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Old 23-08-2003, 02:03 AM
RichToyBox
 
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Default Pond Guard vs roofing liner - Firestone's answer!


"Gregory Young" wrote in message
...
Interesting Rich..
I didn't think of the antioxidant compounds, figuring the roofing liner
would be covered by shingles, providing some level of protection, once the
shingles seal in....


I think this roofing liner is used on flat roof, or nearly flat roof with no
protection from the elements. Primarily, industrial plant roofs which used
to be done with hot tar and gravel.

Again, thanks for the wonderful hospitality you and Donna shared with us
while we were in Va!


It was great having you over. Thoroughly enjoyed meeting you and your
wife, along with the rest of the crew.

The 8 koi look very happy with their new home, and the electric fencing

has
done the trick with the mink.. at least so far.


The fish were some nice eye candy. I am sure you will enjoy them. Hope the
electric fence continues to work.
--
RichToyBox
http://www.geocities.com/richtoybox/pondintro.html


Greg

--


"RichToyBox" wrote in message
news[email protected]

"Gregory Young" wrote in message
...
Hi all:
The bottom line, according to Firestone, there is a "decided

difference"
between the 2 liners:
The MSD sheets may look similar, according to Firestone, but they are

not.
In fact he said to be sure to notice that under the product

identification
section, the chemical name descriptor, PondGard is listed as "cured

rubber
material", with no similar reference in their roofing line MSD sheet.

Why?

All rubber products have to be cured, (vulcanized), but the method of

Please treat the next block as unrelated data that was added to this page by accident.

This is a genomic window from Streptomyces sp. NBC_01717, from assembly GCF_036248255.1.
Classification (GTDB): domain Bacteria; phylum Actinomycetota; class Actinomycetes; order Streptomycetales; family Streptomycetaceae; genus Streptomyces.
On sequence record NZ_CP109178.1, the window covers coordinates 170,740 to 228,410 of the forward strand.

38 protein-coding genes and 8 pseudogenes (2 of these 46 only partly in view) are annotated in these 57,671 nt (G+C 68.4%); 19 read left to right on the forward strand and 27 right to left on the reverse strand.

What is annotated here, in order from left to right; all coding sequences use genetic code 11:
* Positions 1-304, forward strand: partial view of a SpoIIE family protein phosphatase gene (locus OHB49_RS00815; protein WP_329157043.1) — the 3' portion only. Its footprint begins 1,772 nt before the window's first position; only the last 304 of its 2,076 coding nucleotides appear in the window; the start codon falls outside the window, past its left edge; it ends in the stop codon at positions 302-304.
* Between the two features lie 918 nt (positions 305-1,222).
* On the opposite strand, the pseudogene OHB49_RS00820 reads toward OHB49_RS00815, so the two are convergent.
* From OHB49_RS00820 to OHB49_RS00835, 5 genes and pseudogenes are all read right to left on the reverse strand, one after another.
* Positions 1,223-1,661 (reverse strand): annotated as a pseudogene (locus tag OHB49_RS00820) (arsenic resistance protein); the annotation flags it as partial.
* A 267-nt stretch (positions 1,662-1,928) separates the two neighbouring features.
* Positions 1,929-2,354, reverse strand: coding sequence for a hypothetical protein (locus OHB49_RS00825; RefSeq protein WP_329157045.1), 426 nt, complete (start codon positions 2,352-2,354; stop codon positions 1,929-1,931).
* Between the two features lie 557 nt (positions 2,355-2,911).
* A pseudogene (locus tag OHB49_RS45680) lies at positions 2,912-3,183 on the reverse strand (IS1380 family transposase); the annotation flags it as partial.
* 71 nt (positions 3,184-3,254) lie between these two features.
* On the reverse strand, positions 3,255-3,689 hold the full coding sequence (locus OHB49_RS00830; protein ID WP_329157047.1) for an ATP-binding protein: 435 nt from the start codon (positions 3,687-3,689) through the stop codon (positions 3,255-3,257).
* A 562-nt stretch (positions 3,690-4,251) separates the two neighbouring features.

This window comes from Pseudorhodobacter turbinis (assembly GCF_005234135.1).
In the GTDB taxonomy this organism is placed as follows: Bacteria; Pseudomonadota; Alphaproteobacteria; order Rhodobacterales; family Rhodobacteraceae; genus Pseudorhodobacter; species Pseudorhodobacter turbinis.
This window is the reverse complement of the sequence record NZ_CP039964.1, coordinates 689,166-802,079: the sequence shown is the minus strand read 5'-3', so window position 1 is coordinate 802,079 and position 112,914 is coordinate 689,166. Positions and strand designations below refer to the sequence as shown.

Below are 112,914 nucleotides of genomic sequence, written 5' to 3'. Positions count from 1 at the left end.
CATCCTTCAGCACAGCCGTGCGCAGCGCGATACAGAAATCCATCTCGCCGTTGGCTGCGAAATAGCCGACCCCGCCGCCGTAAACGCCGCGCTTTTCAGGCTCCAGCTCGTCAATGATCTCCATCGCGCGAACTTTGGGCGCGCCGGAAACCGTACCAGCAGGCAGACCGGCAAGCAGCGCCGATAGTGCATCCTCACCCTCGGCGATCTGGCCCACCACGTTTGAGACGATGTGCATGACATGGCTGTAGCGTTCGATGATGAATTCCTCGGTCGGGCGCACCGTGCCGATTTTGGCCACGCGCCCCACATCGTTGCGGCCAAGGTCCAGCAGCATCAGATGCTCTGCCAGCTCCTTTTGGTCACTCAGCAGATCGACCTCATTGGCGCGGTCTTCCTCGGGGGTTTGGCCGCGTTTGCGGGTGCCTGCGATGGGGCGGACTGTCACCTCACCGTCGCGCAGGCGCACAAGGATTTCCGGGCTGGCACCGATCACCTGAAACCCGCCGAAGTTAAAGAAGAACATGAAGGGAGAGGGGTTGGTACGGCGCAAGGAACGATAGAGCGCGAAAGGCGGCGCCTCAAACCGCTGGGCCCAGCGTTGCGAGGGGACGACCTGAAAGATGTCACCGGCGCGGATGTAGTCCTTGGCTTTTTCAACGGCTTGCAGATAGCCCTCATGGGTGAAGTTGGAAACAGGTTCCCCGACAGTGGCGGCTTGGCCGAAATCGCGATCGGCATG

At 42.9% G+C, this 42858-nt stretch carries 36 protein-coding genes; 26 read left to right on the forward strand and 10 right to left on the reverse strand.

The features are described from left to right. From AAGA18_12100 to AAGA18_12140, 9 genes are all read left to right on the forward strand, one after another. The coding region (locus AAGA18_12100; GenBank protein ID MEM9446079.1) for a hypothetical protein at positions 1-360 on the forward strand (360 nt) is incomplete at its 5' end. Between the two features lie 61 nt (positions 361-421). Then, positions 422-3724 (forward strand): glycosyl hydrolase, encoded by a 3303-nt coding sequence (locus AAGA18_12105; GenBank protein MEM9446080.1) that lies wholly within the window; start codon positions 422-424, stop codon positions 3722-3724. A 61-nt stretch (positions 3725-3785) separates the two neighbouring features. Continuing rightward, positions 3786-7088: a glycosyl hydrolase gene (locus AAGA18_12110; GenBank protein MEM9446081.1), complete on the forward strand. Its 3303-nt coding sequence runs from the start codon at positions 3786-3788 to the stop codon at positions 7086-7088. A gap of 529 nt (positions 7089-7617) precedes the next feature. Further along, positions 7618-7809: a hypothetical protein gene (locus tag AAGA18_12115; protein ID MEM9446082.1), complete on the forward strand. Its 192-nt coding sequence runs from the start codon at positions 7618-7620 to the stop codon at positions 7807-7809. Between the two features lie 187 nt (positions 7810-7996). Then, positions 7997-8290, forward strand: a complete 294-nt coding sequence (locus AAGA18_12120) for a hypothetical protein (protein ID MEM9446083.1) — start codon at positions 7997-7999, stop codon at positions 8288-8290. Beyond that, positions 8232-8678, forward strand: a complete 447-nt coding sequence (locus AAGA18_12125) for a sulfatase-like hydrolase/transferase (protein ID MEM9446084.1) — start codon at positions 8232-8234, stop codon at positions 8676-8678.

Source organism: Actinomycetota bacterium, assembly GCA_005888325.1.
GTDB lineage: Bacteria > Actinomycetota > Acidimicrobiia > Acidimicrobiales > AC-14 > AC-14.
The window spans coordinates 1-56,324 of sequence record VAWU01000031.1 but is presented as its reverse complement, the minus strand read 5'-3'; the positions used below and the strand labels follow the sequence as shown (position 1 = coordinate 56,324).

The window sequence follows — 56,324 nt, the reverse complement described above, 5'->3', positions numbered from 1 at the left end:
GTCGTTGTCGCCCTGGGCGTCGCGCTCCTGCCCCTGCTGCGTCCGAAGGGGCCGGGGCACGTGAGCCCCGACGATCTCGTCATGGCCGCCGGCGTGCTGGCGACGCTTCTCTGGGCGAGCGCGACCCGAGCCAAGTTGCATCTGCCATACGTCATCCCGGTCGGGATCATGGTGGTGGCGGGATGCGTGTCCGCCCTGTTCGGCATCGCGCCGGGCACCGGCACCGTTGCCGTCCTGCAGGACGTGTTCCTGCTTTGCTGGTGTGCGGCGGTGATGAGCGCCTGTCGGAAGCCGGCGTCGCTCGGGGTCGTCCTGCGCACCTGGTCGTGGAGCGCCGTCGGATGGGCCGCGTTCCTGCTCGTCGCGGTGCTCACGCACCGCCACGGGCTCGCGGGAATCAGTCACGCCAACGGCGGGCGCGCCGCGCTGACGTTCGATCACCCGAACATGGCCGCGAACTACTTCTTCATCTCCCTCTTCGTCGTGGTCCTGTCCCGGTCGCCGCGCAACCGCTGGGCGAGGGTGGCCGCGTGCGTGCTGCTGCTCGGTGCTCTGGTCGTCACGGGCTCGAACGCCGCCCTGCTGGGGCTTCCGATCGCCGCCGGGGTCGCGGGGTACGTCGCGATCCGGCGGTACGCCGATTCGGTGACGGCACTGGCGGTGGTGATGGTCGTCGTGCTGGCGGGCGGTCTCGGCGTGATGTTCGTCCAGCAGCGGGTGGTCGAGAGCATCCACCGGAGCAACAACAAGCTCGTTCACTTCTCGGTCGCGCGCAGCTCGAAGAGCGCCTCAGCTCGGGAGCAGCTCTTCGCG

cure
may be different. Some of the rubber products are cured by microwave,

some
by brine solution, some by heated form, but the heat has to be there for
some time for the molecules to chemically bond, to give the properties
desired, such as tensile strength, hardness, elongation.

2) Their roofing liner has "additional processing", which "adds

certain
chemicals useful to extend the life of the material". He would not

identify
the specific agents added, except to agree with me that "some"

companies
add
plant inhibiting compounds to their roofing liner.


I suspect the additional chemicals used in the roofing liner, that would

not
be needed in pond liner is antioxidants. The roofing would be subject

to
ozone in the atmosphere, that the pond would not be subjected to. I

have
seen oils and waxes used as antioxidants, and both will migrate to the
surface of the rubber sample during ozone testing. If insufficient

amounts
are present, the rubber cracks like old tires on a parked car. Whether
these would be toxic or not, I don't know.
--
RichToyBox
http://www.geocities.com/richtoybox/pondintro.html



.
Happy ponding,
Greg